Have you heard the one about the three filmmakers, an UltraOrthodox Jewish Elvis impersonator and a rabbi? No? OK, it’s not a joke. But things still get pretty funny when this unlikely band boards a Winnebago for Graceland intent on telling the world that Elvis Presley was Jewish.
That’s the premise of Schmelvis: Searching for the King’s Jewish Roots, a 76-minute documentary that airs on Bravo June 18. After reading a 1998 Wall Street Journal article that claimed the King of Rock ’n’ Roll’s great-greatgrandmother, Nancy Burdine Tackett, was Jewish, Montreal filmmakers Evan Beloff, Max Wallace and Ari Cohen thought the subject was worth pursu-
ing. But they needed a star. Wallace’s grandmother told them about Dan Hartal-a Montreal-based Elvis impersonator known as Schmelvis, who “gigs” at senior citizens’ homes. Hartal signed on as long as they could travel to Memphis so he could recite the Kaddish-the Jewish prayer for the dead-at Elvis’s grave.
The filmmakers, Schmelvis and Rabbi Reuben Poupko-who serves as spiritual adviser-travel first to Graceland and then to Israel spreading the good word. While they expect to meet with some resistance south of the border, the cast of oddballs are surprised when nearly everyoneincluding diehard fans and bornagain Christians-doesn’t care that
Memphis’s favourite son had Jewish blood. In Israel, they anticipate people will react with pride, but as in the U.S., nobody is all that shook up. The only conflict they encounter is within the group itself, as Poupko and Schmelvis engage in heated, humorous debates. Turns out, the Rabbi’s not too fond of Schmelvis’s observances, calling him a penitent Jew.
The film reveals that Elvis did embrace his Jewish roots after discovering that part of his heritage as a teenager-he began wearing a Jewish pendant and later placed a Star of David on his mother’s tombstone. How do you say love me tender in Yiddish? John Intini
Reach out and spin someone
In the brief annals of 24/7 cable news TV, rarely has the live spin come so fast and furious as it did on the Sunday when Paul Martin exited Jean Chrétien s cabinet. New Finance Minister John Manley had barely been sworn in before Martin loyalists were in CBC Newsworld’s studio off Parliament Hill putting their guy’s case before the ubiquitous Don Newman. Mike Robinson, a long-time Martin adviser, was holding forth when the Prime Minister’s Office decided enough was enough. A PMO operative with Newman’s cell number called him while he was on the air, informing him that Eddie Goldenberg, Chrétien’s camerashy alter ego, was ready to offer the opposing camp’s view. Sure enough, Goldenberg was under the hot lights before you could say equal time. And so the pointcounterpoint, no-charge-goesunanswered, our-word-againstyours rules of engagement were set. Stay tuned-the stuff these guys used to keep behind closed doors they’re now rushing to say into open mikes.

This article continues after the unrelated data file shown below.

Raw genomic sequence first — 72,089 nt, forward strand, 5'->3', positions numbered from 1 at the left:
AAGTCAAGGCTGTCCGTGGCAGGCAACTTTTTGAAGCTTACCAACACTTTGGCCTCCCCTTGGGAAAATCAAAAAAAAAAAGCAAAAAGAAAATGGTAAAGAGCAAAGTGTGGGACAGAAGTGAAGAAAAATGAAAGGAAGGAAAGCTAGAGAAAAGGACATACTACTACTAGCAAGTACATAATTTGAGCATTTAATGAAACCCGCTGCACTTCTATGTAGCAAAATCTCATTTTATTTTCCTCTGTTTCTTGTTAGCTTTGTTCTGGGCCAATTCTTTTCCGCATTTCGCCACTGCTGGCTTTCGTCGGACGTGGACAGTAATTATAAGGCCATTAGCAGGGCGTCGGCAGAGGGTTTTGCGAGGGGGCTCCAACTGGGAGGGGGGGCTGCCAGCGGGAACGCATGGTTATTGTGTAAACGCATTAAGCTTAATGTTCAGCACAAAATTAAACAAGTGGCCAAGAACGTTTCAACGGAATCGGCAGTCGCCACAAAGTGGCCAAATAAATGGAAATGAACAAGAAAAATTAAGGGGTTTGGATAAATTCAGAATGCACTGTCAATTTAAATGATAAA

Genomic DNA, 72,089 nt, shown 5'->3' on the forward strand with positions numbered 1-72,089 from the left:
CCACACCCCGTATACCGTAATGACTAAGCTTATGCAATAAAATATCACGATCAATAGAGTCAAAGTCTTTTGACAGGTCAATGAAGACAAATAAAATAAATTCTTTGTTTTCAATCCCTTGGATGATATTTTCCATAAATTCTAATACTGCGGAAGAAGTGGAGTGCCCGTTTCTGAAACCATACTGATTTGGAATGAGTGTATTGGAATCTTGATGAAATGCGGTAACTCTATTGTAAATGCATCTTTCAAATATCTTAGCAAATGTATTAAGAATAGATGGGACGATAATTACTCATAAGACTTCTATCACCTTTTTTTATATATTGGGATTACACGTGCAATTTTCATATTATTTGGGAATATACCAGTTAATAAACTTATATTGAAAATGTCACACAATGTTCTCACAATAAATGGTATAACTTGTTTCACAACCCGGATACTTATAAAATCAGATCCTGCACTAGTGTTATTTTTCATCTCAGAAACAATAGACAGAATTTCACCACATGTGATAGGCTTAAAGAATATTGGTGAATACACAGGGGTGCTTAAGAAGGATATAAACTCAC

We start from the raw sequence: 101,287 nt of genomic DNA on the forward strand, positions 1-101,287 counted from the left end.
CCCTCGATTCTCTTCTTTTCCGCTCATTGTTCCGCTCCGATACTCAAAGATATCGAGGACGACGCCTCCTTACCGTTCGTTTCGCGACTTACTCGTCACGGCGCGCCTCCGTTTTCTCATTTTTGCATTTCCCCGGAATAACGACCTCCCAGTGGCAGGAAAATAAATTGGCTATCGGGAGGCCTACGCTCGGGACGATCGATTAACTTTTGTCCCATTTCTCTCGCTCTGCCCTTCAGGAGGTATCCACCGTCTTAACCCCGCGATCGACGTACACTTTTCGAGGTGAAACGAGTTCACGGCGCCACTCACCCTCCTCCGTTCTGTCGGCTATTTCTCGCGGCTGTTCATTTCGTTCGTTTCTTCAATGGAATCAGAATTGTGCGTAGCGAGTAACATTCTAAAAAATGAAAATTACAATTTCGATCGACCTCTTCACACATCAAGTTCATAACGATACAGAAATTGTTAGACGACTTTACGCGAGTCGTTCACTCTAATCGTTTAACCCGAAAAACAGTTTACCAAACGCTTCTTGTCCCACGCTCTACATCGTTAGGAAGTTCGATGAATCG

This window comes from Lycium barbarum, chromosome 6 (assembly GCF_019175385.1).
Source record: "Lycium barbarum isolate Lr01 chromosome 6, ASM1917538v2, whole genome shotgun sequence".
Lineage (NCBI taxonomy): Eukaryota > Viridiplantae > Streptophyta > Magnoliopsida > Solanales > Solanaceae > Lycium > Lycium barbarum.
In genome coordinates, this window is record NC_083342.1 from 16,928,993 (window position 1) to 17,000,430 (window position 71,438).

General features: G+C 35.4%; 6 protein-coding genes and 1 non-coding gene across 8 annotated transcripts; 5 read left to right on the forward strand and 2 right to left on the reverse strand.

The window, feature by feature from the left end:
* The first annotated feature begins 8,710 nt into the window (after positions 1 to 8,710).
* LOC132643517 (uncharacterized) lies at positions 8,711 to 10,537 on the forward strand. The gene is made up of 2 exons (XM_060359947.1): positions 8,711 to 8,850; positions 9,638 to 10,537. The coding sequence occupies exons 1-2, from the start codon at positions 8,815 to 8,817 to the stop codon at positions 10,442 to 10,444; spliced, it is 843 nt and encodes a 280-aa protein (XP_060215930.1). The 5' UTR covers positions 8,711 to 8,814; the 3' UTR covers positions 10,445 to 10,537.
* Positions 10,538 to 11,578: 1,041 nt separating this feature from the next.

Roll ’n’ Rock
In 1990, the first MuchMusic Video Awards were held on a cross-Canada train. VJs travelled the country for three weeks, giving out awards along the way. “We put a studio in a baggage car,” says David Kines,then a producer and now head honcho at the music station. “When the train stopped, we’d open the doors and bands would play. People came off and on-like the Northern Pikes and Bruce Cockburn.” But the only thing resembling a train at this year’s ceremony, airing June 16 from the CityTV parking lot, will be the line at the martini bar.
The MMVAs are now all about the glitz-in recent years stars like Denzel Washington and Anne Heche have shown up unexpectedly. Yet, it’s a very inclusive event. VIPs are roped into the
party area without a direct view of the action, while 1,200 screaming fans take spots in front of the stage, free of charge. This year, performers include Shakira, Nickelback and Sum 41.
Compared to the standard auditorium awards show, this outdoor street party/concert is a logistical nightmare, says Kines-and then there’s the egos: “Last time, Lenny Kravitz wouldn’t come out of his dressing room until we got him a plate of cookies.” No doubt, that kind of behaviour would have gotten him thrown from the train.
Over and Under Achievers
Hi►Ralph Klein: Charm offensive at Western Premiers Conference wins his counterKyoto plan for combatting global warming some respectability. Ralph could sell ice to Inuit. At this rate, they’ll soon need some.
Hih John Ralston Saul: Viceregal consort’s book reading in Sydney packs in 500, and 500 more are turned away. Australian passions? Beer, surfing, and urbane leftish philosophy.
HÉK Bryan Adams: At 42,
the Canadian content at the Queen’s Jubilee geezer rock bash looked positively boyish— at least surrounded by the likes of Sir Paul McCartney, 59, and Tom Jones, 61.
Hfc' Robert B. MacNaughton:
Scientist leads team that finds oldest fossil footprints near Kingston, Ont. Impossible to say if 500 million-year-old bugs supported Jean Chrétien or Paul Martin, but by their slithering, they appear to have been Liberals.
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